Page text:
Part III: This post is about digital assets after you have passed away. What happens with your digital assets? This question is simpler to explain (notice I did not use the term “answer”) in the decedent estate administration context, but the answer is a lawyerlike response of “it depends.”
If you would like to view a fun infographic blog post, check out Linda Rosenthal’s post about digital estate planning here. Okay, let’s start with the basics.
- What is Digital Property?
Any online account you may own or any file that is storedon your computer, another device or in the cloud.
2. What might an estate planning attorney want to advise a client about digital assets in the EP context?
Many of us who practice law in this area use a “letter of instruction” as an organizational tool to help a personal representative do their job. It is not a legal document but rather an organizational document designed to help make the job of the personal representative (PR) easier. Many people have experience with trying to locate assets, insurance policies, investment accounts, etc., that are nowhere to be found after a person dies. This is what the letter of instruction is designed to flesh out. Many people assume that if they have a will or a trust, that this document alone will suffice to guide them to assets. This is not necessarily so and is often not the case at all. The will names the PR and describes the assets and property of the person who wrote the will and usually dictates the method of distribution of the property, but often a will or a trust will usually not give a PR any indication as to the identityor nature of many of the assets, how they can be located and accessed, along with other important details.
There are several services online to put into place if you want to make arrangements via persons other than those whom you have selected as your agent or personal representative. I think it is crucial that a letter of instruction contain a digital access as well as digital assets listing so that the agent, PR or survivors can identify the “known universe.” How is that universe constellated? Look to Kipling’s six serving men to assist here: what, why, and when, and how, where and who.
- Computer storage of information (hard drive or cloud-based)
- Email accounts, usernames and passwords
- Online Banking information
- web domains and the like (internet real estate)
- intellectual property (e.g., blogs, pictures, etc.)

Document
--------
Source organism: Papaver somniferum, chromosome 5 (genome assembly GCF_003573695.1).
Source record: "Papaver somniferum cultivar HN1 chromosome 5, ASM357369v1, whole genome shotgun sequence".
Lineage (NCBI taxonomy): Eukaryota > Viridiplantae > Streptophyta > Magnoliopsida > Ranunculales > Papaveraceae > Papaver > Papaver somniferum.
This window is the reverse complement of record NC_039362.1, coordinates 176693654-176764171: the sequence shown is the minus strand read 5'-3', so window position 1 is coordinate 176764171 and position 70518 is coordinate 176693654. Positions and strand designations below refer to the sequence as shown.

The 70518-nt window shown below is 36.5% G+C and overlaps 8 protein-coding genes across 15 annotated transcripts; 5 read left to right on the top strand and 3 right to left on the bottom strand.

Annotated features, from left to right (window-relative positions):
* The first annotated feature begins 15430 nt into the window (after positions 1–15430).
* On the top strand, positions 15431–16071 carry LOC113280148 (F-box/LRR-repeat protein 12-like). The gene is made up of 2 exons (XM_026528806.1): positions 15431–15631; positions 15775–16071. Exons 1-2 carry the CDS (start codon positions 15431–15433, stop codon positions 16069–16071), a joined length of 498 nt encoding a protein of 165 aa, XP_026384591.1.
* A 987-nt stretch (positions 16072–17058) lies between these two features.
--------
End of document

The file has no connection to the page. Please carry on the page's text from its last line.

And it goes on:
For better or worse, digital assets that have value can be transferred or disposed of relatively easily via a will or trust. Management of those assets is another story. How can estate planners stay on top of the ever-changing landscape?! How about a special digital asset trust? You certainly don’t want the private information contained in your will. I just probated a will where I had to redact the testator’s SSN. The trust’s ownership of the assets will survive the death of a testator, and (in states outside Colorado where estates are public record) remain private. Trusts can be amended relatively easily, and a special successor trustee (like a digital asset management company) may be named to manage the assets. This is just one idea to consider among several alternatives.
3. What are some of the difficulties to consider when devising an estate plan which includes digital assets?
Most states do not have any law that applies particularly to digital assets in the probate context. In our legal system case law can develop in new areas of the law but a preferable means of a cogent legal response to this ever-changing landscape would be to devise a new “regime” for such assets by including them in each state’s probate laws. There is of course a difficulty of the variety of each state’s probate laws, and this mobility is relevant in our mobile American culture. This effort, a uniform state law regarding digital assets, is what the Uniform Law Commissioners (ULC) is engaged in presently. In the meantime however, we must consider the lack of clearly applicable law, the uncertainty of existing law, the prevention of identity theft for online activities all in the context of taking steps to make sure that a person’s wishes relating to digital assets are carried out in the way intended. This area is a natural place for the ULC to get involved, as the need for uniformity across state lines, along with the consideration of applicable federal laws regarding the internet requires a considered approach. In the durable power of attorney context, the issues are much more challenging than in the decedent estate context.
4. Fiduciary Access to Digital Assets
There are important distinctions between fiduciary management of digital assets when a person is alive and the management of those same assets after a person has passed away. The situation appears to be much more problematic as they concern management of assets while a person is alive and perhaps incapacitated. The situation is clearer and a bit more manageable as it concerns decedents’ estates. I previously wrote a blogpost about social media and mourning, here’s an article about a new feature on Facebook that allows people to memorialize, pay tribute to and otherwise grieve on Facebook.
I will have another post on this topic before year’s end – updating our digital accounts and assets should be on everyone’s year-end to do list!
©Barbara Cashman 2013 www.DenverElderLaw.org